Sunday, 31 August 2014

Faxfleet and Whitton Sands

Faxfleet is a little village sited on fenland where the rivers Ouse and Trent meet to form the Humber. From the path on the bank, there are sweeping views to the Wolds (above), and across to RSPB Blacktoft Sands nature reserve, Alkborough Flats and the largest sand bank in the Humber, Whitton Sands. I was looking forward to the visit today, as last time I saw Bearded Tits and heard a Cuckoo. I had an early morning visit with Robert Jaques, high fluffy clouds and a little bit of a breeze, cool, but warming up towards the end, when the sun shone a bit more. The small car park by Faxfleet was busy with Goldfinches, Greenfinches, Reed Buntings, Tree Sparrows, Great and Blue Tits and a bright, very yellow Willow Warbler, which were either feeding on the ground or on the trees. Swallows circled around. We walked west towards the ponds, in which we watched a family of Coots, a Moorhen and a Little Grebe with a young one in tow.
We turned our sights over the reedbeds across the estuary. Flocks of Greylag sat on the mudflats of Blacktoft Sands, with some Shelduck, Lapwings and Black-Headed gulls. Robert noticed a couple of large white birds, with dark legs, resting with their heads under their wings amongst the Greylags. We concluded they should be Spoonbills, a lifer for me. It would have been a bit disappointing to meet the Spoonbill and not see its 'spoon', so we hung around wishing for them to wake up from their slumber. Fortunately, a quartering Marsh Harrier caused a bit of a commotion on ducks and gulls, and finally, the mystery birds woke up, confirming that they were indeed Spoonbills. They preened a bit and walked about and, satisfied with this, we turned east toward Whitton Sands. In the way, we tried to make sense of a strange assemblage of warblers: Reed, Whitethroat and a Blackcap on a hawthorn hedge.
 Along the bank we were nicely surprised by three Yellow Wagtails. We made a stop by a drinking trough, by a bit of a spit, where the reedbed was narrower, allowing us to watch Whitton Sands. The sandbank is covered on an extensive reedbed, matching the one by Faxfleet foreshore, but there was a grassy bank on the east end, exposed during high tide. Two young Grey Herons, each sat by its muddy gully. A Marsh Harrier made a brief appearance. Greylags and Canada Geese sat on the grass.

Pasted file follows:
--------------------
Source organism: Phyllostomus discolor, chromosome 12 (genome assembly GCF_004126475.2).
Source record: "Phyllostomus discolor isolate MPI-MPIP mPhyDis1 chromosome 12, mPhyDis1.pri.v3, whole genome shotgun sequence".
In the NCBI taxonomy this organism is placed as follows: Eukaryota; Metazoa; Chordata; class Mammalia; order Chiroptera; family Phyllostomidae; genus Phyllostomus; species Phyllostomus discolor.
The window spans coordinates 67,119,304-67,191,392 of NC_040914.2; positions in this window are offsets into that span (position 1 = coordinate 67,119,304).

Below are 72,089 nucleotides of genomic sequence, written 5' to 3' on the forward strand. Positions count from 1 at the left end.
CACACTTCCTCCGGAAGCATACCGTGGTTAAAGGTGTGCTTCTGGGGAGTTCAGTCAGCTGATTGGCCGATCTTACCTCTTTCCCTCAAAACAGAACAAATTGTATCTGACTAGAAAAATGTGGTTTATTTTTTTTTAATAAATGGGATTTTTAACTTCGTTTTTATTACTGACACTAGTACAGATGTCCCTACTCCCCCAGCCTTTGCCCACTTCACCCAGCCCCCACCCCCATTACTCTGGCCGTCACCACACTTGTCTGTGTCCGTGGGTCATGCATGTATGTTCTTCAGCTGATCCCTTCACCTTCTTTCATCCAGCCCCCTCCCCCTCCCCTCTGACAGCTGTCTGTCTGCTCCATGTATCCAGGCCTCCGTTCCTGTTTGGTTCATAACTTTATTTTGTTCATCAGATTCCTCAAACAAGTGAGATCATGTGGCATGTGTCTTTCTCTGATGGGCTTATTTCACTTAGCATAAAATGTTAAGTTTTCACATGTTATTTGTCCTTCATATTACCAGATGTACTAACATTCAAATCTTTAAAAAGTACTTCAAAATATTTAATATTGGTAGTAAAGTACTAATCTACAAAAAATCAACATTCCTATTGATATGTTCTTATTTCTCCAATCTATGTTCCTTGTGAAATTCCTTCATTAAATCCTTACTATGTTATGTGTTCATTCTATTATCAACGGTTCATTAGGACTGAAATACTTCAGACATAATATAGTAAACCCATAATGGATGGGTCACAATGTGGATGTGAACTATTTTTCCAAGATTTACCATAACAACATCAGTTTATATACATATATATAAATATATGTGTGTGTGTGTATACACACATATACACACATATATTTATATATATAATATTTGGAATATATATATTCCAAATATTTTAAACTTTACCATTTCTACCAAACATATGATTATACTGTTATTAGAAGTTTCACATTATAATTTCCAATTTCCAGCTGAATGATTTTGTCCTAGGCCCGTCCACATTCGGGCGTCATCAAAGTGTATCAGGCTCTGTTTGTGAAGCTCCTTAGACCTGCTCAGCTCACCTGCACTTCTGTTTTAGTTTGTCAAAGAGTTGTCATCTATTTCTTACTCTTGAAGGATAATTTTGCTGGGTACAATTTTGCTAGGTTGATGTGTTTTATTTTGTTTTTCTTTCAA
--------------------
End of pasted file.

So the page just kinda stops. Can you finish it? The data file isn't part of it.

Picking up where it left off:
On the way back the clouds parted a bit and a few invertebrates were evident. Common Carder bees fed on the Red Clover, a Small Tortoiseshell was about and a Furrow Spider, Larinioides cornutus, hid in her silky retreat.
Distant shot of the slumbering Spoonbills
One woke up...
...and joined the other one for a little preen
Reed Warbler preening
A strange, grey-headed young Goldfinch
Pair of Reed Buntings on the car park
Yellow Wagtail
A view of the Humber with Whitton Sands on the background
Geese on Whitton Sands, with the Wolds on the background
Small White
Larinioides cornutus

Bird list
  1. Black-headed Gull
  2. Blackbird
  3. Blackcap
  4. Blue Tit
  5. Canada Goose
  6. Carrion Crow
  7. Collared Dove
  8. Coot
  9. Cormorant
  10. Dunnock
  11. Feral Pigeon
  12. Goldfinch
  13. Great Black-backed Gull
  14. Great Tit
  15. Greenfinch
  16. Grey Heron
  17. Greylag Goose
  18. House Martin
  19. Jackdaw
  20. Linnet
  21. Little Grebe
  22. Magpie
  23. Marsh Harrier
  24. Moorhen
  25. Pheasant
  26. Reed Bunting
  27. Reed Warbler
  28. Robin
  29. Shelduck
  30. Song Thrush
  31. Spoonbill
  32. Starling
  33. Swallow
  34. Tree Sparrow
  35. Whitethroat
  36. Willow Warbler
  37. Woodpigeon
  38. Wren
  39. Yellow Wagtail

Post a Comment